La Liga: How things stand ahead of Thursday’s return

La Liga returns on Thursday night with the title race, European places and the battle to avoid relegation all to be decided.

Matthew Crist

Following the successful return of Bundesliga, now it’s top-flight Spanish football making a comeback as Sevilla host Real Betis in the first La Liga game since the Covid-19 outbreak brought everything to a halt 12-weeks ago.

Leaders Barcelona resume at Real Mallorca on Saturday, while second-placed Real Madrid face Eibar at the Santiago Bernabeu on Sunday and although games will be played without fans, a host of compelling storylines will ensure a dramatic conclusion to the campaign at both ends of the table.

The last game played in La Liga was on March 10th, meaning we’ve been starved of one of the most popular leagues in the world for exactly three months.

So to refresh your memory, should you have forgotten just how exciting things had become before the Coronavirus curtain came down on proceedings, here’s a quick recap of how things stand.

The title race

Eden Hazard Real Madrid La Liga

A tight title race is in store, with Barcelona just two points ahead of Real Madrid – though neither team really convinced prior to the temporary suspension back in March.

Barca have struggled somewhat away from home, dropping points on 11 occasions on their travels and leaving the door somewhat open for their rivals to capitalise.

Their cause hasn’t been helped by the fact that coach Quique Setien has had to work with a threadbare squad containing only 18 senior professionals with With Clement Lenglet suspended and Samuel Umtiti returning from injury, while speculation over the future of Arthur, Ivan Rakitic and Arturo Vidal will hardly help their cause ahead of a hectic schedule.

Their strength, of course, lies at the feet (and head) of Lionel Messi, who is once again the league’s leading scorer with19 goals in 22 appearances, and a huge bonus is the return of Luis Suarez, who was set to miss the remainder of the season with a knee injury before the pause in action allowed him to recover.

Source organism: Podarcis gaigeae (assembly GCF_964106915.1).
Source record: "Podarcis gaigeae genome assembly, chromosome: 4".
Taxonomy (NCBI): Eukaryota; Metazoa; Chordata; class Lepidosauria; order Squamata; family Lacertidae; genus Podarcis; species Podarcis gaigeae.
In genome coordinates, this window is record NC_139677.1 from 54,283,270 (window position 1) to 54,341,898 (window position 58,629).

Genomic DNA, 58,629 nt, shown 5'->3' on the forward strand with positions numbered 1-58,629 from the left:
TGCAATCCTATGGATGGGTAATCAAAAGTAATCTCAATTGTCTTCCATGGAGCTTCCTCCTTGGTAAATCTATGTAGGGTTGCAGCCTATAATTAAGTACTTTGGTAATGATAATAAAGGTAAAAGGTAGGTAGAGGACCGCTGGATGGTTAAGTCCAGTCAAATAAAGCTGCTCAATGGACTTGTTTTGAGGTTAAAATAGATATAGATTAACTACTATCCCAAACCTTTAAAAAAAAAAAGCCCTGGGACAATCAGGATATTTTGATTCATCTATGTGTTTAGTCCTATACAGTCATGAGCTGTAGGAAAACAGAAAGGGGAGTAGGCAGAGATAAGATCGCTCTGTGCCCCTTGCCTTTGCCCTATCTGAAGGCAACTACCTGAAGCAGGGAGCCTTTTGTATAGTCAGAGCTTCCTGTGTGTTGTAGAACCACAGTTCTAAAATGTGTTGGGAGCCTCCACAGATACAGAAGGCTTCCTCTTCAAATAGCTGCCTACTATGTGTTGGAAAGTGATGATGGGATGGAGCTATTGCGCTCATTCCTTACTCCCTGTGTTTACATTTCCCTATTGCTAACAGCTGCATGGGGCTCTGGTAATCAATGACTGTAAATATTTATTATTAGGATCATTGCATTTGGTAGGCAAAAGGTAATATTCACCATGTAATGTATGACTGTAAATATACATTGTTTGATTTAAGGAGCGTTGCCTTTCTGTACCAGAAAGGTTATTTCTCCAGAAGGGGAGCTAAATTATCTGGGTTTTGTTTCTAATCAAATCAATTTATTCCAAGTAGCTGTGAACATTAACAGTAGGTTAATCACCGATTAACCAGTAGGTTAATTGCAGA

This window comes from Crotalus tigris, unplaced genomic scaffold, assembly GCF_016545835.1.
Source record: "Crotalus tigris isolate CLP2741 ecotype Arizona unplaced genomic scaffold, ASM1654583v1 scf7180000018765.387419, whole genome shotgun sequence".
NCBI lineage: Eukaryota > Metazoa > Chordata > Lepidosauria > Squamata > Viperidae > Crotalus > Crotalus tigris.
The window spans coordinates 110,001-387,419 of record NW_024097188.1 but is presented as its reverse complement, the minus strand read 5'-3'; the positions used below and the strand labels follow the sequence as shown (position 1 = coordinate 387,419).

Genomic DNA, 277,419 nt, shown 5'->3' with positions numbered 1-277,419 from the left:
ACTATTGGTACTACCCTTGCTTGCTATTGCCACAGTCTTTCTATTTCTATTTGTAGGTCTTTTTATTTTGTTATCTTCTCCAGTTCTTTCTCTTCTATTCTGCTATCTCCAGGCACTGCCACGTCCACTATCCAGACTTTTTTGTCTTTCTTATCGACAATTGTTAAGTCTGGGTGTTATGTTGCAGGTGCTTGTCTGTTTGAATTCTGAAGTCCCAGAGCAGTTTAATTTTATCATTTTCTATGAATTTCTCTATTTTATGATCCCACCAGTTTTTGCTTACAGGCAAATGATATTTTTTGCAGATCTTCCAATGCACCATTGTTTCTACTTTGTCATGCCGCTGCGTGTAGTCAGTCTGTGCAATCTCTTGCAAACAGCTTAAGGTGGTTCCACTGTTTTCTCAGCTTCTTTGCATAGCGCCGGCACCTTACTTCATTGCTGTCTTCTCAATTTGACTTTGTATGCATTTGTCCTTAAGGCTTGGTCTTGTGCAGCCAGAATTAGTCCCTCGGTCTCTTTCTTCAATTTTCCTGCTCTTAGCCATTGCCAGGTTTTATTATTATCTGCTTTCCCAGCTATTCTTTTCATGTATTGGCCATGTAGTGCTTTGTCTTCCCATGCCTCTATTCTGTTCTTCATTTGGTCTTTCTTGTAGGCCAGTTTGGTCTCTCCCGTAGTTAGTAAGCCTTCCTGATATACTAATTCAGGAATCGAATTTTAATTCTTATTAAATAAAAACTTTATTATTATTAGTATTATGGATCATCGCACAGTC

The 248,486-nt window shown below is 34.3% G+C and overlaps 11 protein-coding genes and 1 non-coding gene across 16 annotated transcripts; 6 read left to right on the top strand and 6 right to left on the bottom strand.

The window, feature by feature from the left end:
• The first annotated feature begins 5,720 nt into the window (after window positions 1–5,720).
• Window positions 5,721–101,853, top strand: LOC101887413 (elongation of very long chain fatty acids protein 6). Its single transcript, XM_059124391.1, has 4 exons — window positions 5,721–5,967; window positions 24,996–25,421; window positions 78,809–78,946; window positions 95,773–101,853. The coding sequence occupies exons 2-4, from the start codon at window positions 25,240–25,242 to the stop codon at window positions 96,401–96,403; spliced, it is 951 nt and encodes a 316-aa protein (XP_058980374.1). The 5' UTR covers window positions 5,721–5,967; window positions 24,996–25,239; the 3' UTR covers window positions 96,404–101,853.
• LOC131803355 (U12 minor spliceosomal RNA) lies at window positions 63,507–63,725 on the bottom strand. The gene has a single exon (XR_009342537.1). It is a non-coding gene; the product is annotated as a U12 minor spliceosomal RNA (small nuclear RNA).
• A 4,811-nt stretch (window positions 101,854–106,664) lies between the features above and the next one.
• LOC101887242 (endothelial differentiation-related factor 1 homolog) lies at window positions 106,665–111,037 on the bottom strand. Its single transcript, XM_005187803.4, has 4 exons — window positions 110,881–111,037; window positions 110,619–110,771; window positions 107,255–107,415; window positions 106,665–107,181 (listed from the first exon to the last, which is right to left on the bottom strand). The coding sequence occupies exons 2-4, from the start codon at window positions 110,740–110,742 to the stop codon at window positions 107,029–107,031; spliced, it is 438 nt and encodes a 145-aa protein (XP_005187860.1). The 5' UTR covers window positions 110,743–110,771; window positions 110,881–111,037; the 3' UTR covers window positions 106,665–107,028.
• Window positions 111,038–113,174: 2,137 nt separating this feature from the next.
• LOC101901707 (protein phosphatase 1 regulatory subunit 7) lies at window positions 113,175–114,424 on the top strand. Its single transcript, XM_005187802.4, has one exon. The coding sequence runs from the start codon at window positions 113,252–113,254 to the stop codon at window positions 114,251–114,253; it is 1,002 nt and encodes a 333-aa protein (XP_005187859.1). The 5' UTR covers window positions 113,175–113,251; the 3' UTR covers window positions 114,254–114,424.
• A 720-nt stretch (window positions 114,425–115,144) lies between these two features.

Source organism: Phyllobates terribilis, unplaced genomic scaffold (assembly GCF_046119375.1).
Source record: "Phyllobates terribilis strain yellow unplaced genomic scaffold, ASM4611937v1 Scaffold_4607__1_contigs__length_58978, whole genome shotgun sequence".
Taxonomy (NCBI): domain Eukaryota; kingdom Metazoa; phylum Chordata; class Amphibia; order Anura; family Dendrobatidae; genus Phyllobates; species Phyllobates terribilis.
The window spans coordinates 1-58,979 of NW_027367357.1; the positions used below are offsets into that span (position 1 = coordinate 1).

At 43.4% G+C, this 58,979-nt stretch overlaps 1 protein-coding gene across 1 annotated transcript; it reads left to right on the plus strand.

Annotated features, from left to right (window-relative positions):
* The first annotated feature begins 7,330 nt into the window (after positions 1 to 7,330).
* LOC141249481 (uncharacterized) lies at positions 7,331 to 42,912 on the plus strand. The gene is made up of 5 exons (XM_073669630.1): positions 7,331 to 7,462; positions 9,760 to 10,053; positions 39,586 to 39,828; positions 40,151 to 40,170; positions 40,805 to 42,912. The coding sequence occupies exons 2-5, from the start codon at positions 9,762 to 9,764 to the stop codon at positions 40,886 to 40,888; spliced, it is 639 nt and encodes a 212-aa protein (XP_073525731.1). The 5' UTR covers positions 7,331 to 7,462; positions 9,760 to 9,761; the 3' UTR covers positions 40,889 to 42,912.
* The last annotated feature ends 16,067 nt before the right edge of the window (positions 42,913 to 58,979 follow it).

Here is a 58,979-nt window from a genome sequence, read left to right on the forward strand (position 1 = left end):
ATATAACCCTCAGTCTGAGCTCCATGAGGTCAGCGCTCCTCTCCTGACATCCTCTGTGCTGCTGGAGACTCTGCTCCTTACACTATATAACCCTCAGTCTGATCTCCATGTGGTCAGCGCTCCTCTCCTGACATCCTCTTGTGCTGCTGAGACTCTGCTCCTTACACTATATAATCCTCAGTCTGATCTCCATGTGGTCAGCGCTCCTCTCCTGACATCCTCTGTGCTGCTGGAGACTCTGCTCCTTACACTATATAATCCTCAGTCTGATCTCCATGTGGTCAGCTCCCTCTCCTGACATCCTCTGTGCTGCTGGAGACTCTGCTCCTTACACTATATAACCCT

Real had lost three of their four games before the interruption and, although their overall play has generally been more convincing than Barcelona’s, their lack of firepower could cost a title that, at one point, looked like their’s for the taking.

Other than Karim Benzema, who netted 12 of his 14 league goals before January, Real’s seven forwards – including Hazard, Gareth Bale and Luka Jovic – have scored a measly 12 league goals between them all season.

One potentially significant factor could be Real’s temporary move away from the Bernabeu, which is undergoing reconstruction work. Instead, Zidane’s men will play their home matches at the 6,000 capacity Alfredo di Stefano Stadium, located within the club’s training complex

Top Four race

The race for Champions League qualification is extremely close, with five teams separated by just five points as the action begins once again.

Currently occupying third spot are Sevilla, who host city rivals Real Betis in the big derby game on Thursday, but two highly contrasting teams are in hot pursuit, ready to pounce should they slip-up.

Sevilla boast the second-best away record in the Spanish top-flight, picking up 24 points on their travels, but their record in front of their fans is nowhere near as impressive, so playing behind closed doors might just ease that pressure as they look to pull away from their nearest challengers.

Real Sociedad boast one of the most exciting young sides in Europe, with classy playmaker Martin Odegaard supported by midfielder Mikel Merino, winger Mikel Oyarzabal and Swedish striker Alexander Isak and sit just a point behind third-place (on 46 points) and would currently make it into the Champions League places as things stand

Getafe are also handily placed in fifth (1 point off third) and though they might not be as easy-on-the-eye, they are just as effective, while the chasing pack is completed by Valencia and Atletico Madrid, who will be boosted by their extraordinary Champions League triumph at Anfield.

Relegation Battle

La Liga

The big storyline at the bottom of La Liga is whether Espanyol can escape the drop as they face the very real prospect of being relegated from the top-flight for the first time since 1993.

The Barcelona-based club have spent 85 of La Liga’s 89 seasons in the top flight, but they are currently three points from safety and on their third manager of the season (former Barca defender Abelardo) after winning just four games out of 27 so far this season.

If Espanyol can perform a miracle and claw-back the deficit, then five other teams are in danger, especially 19th-placed Leganes who are on 23 points as it stands.

Slightly ahead of them are 18th-place Mallorca on 25 points while in 17th-place are Celta Vigo, a club that has plenty of talent but flirts with relegation far too often.

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